You did some of the same stuff when you ran the magazine Ramparts.
Ramparts was a Catholic quarterly. Because we were Catholics we kind of got backed into taking a political stand, because we were critical of Cardinal Spellman. We pointed out that the American Catholic Relief Agency had given over $35 million to Vietnamese Catholics who were goddamn 10 percent of the population, and that Spellman had conditioned America to support the Catholic Ngo Dinh Diem rather than any of the Buddhists who were the majority of the country. It was outrageous. No wonder they were having a goddamn revolution. And it was the same with the racial issues of the '60s and '70s. We were connected with the radical priests, with John Howard Griffin, the guy who dyed himself black and wrote Black Like Me. A lot of those guys were part of the early Ramparts, and we just took that and ran with it. It was critical of the war, critical on racial issues, pretty radical at the time. But we also made it slick. Before Ramparts, journals of opinion like that were printed on butcher paper without color graphics or typography or any real marketing. Ramparts broke the left wing of journalism and of the opinion culture out of that butcher paper mentality. We sold ideas that were critical of the going trends in the country with hot artists and aggressive graphics, big newspaper ads. We built a circulation of about 250,000 doing that.
H. Rap Brown was part of the magazine, wasn't he?
Most of the Panther crew was involved in the magazine. Eldridge Cleaver was one of our major guys. We helped get him out of jail and helped him develop as a writer. But really we were just into where the country was in terms of ferment and dissent. Anybody who was into fermenting dissent and had something to say and could write became part of Ramparts.
There's a TV movie for you. I believe those things usually involve some sort of long-term watch and a police or state setup. I'm withholding judgment because I haven't gone down there to take a look. But I'd be surprised if the story is as black and white as they're making it out.
Everybody has a theory about why the New Left coalition disintegrated from 1968 on. What's yours?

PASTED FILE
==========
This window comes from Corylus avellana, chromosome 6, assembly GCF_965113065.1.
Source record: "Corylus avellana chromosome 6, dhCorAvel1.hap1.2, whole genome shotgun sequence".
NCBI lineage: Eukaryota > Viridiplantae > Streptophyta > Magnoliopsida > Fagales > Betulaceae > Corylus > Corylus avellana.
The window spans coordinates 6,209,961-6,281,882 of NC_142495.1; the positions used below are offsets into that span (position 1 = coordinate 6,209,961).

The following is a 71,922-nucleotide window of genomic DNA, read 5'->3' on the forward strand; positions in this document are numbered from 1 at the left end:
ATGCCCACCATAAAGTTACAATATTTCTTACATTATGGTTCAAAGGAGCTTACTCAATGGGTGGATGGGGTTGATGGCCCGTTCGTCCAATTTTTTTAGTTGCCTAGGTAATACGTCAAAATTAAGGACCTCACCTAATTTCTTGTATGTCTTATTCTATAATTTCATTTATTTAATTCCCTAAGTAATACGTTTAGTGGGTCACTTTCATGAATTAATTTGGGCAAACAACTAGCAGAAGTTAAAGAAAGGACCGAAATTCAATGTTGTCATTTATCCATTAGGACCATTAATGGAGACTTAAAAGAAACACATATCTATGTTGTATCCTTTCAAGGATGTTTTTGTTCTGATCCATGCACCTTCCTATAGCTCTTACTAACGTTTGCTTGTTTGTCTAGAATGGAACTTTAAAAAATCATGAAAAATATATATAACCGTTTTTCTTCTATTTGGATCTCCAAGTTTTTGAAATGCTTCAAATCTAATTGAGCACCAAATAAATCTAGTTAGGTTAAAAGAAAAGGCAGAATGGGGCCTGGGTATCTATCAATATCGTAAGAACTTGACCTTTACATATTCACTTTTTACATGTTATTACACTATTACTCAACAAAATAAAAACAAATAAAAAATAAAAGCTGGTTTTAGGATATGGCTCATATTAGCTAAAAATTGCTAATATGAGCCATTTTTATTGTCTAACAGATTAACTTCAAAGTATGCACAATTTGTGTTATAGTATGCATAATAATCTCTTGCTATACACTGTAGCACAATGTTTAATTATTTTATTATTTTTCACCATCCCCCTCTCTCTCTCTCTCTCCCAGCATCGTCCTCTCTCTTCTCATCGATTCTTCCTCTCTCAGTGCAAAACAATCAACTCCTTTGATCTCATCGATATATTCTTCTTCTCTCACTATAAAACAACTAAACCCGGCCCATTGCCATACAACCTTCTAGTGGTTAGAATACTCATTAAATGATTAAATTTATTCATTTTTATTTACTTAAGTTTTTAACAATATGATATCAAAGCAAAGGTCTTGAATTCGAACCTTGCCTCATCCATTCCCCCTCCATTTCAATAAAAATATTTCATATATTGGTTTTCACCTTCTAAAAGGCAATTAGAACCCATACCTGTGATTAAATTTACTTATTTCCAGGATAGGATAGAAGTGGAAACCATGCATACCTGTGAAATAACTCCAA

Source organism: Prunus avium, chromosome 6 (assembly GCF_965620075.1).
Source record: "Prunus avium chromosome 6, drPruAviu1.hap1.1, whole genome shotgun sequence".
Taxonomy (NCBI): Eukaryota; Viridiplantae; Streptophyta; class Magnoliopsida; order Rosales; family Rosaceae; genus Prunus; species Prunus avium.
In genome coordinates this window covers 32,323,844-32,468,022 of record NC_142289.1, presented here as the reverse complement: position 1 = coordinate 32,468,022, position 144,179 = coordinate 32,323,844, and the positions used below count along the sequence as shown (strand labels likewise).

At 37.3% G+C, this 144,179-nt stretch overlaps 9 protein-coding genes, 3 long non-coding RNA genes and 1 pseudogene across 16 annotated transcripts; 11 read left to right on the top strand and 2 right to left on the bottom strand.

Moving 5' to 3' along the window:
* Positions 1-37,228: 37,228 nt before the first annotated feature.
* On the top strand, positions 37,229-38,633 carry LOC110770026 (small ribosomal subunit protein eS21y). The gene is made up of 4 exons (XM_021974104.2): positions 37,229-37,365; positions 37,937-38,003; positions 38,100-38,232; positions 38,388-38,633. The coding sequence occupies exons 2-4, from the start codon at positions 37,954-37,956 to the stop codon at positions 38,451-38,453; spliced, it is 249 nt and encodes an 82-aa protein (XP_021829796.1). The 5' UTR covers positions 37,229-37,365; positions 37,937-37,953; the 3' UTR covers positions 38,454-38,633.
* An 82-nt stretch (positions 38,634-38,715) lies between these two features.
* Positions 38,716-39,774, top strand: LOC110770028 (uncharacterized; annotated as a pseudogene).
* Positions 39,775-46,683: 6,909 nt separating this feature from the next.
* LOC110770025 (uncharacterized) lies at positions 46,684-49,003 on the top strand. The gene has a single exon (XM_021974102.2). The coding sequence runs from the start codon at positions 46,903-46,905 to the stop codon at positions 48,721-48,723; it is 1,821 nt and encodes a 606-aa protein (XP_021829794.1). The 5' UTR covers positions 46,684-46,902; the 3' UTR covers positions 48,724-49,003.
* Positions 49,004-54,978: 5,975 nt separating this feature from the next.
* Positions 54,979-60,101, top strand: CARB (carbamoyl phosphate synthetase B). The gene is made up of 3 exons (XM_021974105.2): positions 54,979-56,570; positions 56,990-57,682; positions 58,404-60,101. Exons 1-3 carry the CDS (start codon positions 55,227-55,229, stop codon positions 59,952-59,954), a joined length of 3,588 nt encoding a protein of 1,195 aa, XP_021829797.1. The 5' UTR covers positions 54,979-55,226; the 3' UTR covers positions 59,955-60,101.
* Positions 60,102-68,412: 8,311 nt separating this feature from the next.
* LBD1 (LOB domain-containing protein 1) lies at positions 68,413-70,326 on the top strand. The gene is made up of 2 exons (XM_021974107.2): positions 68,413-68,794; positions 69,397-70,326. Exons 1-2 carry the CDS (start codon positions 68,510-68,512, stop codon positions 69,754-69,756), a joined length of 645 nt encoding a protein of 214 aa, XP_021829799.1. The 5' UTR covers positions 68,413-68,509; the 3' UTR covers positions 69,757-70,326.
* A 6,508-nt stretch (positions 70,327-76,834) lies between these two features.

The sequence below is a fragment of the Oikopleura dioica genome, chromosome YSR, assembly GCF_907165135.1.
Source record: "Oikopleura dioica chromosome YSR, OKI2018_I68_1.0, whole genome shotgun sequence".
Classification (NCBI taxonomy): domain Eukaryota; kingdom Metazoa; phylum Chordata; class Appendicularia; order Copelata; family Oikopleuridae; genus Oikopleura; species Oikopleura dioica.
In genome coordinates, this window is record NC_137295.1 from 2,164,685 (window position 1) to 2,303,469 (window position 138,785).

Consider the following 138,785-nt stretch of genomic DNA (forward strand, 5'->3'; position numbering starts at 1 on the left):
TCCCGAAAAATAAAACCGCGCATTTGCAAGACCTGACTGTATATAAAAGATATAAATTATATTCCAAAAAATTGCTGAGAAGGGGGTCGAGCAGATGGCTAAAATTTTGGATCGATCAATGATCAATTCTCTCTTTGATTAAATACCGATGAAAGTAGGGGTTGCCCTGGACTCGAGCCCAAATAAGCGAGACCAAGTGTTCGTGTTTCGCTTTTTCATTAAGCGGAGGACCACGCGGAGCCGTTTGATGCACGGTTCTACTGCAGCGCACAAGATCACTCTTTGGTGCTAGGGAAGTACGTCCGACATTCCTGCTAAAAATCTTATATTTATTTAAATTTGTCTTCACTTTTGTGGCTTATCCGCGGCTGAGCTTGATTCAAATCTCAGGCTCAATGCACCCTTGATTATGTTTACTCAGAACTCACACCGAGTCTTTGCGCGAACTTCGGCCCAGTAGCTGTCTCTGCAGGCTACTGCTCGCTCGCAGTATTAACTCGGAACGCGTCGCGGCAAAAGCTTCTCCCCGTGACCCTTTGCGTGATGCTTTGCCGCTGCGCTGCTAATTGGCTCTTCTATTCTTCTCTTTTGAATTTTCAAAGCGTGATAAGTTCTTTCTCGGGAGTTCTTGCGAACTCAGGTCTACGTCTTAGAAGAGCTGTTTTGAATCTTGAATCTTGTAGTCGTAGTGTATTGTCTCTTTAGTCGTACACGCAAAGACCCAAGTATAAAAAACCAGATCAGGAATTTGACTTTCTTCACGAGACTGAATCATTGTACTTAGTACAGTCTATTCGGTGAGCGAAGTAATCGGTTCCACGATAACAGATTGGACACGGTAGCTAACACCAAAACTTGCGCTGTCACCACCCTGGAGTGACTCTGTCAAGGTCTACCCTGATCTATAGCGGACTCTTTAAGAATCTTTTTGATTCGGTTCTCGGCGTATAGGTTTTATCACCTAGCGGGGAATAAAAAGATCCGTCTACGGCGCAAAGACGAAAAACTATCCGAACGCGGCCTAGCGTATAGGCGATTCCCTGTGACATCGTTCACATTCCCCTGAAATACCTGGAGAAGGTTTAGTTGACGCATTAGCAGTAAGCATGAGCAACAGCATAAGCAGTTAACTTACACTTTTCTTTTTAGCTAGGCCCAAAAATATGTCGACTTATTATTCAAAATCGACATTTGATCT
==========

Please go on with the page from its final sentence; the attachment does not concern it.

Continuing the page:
Lyndon Johnson destroyed the New Left by removing himself as a target. He was the central figure that everybody sort of organized themselves around, to take him down. He was the most prominent promoter of the war. Later historical records showed there may have been some ambivalence on his part, but at the time he was saying a lot of in-your-face kind of stuff. And when he removed himself as a target, the elements of what they called the New Left which made up everything from Indian rights to one-legged feminist lesbian rights to astrology rights; I mean, everybody was opposed to the war went in their own separate directions. The New Left was like an atom ball of all these individual elements that were unified by opposition to the war, and without that unifying element, they found it was more important to go their own ways.
Right-wing firebreather David Horowitz was part of that crowd, and you knew him. Was he as psychotic and tiresome in person as he seems to be in his columns?
Oh, you know, David, he's ... he's still working out his life. You know, he was the most left-wing guy at Ramparts. He had been Bertrand Russell's personal secretary. He was the most full-fledged Marxist of anybody I don't mean that to sound McCarthyite, but he was intellectually a serious Marxist. The rest of us were more into just tearing down the walls; we didn't really have any great new structural theory to replace the system of government with. It was more moral indignation and the fight of the moment.
But then David just flipped. There was an incident involving the Black Panthers and a bookkeeper we shared with the Panthers over in Oakland. She found out some dirty stuff that was going on within the Panther organization ripping off people for money, shaking down liquor stores, things like that and they bumped her off. That just so blew David away that it was like the god that failed. These former communist true believers go the other way, and they have to become the flip side of everything. They have to go all the way over to the other side and be as crazy and strict for the opposition side as they were for their original side.